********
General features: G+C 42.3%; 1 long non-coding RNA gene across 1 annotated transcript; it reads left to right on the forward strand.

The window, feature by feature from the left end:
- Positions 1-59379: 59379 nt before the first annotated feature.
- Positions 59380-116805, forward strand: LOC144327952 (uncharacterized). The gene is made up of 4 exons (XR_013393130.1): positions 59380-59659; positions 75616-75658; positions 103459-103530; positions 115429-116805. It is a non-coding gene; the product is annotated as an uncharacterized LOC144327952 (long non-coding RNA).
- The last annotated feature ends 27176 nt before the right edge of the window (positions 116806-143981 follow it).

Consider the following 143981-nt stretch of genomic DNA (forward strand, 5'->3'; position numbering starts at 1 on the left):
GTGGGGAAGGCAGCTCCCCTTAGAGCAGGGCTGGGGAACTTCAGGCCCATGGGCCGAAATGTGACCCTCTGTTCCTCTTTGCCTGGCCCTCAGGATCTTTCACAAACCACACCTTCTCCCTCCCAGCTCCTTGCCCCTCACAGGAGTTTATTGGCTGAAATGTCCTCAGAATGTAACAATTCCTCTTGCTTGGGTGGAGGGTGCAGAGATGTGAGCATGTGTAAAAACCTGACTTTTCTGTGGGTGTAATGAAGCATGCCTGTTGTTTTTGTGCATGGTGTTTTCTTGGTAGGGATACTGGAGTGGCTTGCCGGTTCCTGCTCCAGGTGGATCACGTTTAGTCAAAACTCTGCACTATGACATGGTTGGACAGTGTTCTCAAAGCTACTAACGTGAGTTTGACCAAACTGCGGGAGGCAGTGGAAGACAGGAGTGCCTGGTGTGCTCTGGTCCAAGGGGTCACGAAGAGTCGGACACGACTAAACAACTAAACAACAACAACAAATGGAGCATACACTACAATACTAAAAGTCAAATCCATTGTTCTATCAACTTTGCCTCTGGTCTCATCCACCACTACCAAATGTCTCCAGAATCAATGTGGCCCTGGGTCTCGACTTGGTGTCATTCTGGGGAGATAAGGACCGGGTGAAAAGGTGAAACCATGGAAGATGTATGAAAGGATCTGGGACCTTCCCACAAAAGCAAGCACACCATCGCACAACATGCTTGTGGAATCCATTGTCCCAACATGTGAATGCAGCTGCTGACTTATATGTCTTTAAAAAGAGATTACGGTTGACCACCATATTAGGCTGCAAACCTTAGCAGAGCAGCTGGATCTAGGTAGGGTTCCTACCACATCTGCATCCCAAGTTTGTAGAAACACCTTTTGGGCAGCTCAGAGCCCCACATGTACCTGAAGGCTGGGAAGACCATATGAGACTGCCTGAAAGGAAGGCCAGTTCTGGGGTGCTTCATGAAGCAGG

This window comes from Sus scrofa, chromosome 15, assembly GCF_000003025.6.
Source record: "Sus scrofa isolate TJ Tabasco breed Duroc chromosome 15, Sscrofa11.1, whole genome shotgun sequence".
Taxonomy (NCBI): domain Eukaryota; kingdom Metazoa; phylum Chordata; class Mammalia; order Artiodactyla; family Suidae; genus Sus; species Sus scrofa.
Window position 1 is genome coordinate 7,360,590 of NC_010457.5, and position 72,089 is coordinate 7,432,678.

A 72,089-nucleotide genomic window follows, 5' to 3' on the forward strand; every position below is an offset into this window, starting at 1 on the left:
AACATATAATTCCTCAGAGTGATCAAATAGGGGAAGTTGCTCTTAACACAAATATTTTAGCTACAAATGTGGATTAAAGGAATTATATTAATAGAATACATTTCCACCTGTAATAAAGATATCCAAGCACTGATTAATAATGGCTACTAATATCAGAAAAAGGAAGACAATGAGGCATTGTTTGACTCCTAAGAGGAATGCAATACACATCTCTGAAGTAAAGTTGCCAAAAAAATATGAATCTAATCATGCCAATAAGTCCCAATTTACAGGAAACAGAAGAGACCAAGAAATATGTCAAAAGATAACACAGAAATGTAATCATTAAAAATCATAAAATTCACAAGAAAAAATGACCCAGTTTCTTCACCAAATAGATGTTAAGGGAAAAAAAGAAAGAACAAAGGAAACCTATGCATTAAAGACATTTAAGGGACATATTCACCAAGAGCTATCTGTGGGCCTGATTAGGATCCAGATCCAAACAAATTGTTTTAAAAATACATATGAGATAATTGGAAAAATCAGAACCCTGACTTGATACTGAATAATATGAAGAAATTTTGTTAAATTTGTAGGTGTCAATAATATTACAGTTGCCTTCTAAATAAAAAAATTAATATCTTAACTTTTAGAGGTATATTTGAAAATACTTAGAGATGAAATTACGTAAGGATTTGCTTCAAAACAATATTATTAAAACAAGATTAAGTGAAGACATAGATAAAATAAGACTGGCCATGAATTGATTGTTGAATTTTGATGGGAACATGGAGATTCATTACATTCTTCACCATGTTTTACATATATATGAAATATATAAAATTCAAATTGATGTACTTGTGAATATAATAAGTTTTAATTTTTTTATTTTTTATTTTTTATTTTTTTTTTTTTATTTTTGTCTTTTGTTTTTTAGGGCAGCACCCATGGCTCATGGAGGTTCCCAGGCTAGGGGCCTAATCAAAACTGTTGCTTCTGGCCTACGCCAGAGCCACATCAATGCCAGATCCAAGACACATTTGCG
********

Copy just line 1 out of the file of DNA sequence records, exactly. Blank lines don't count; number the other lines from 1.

General features: G+C 42.3%; 1 long non-coding RNA gene across 1 annotated transcript; it reads left to right on the forward strand.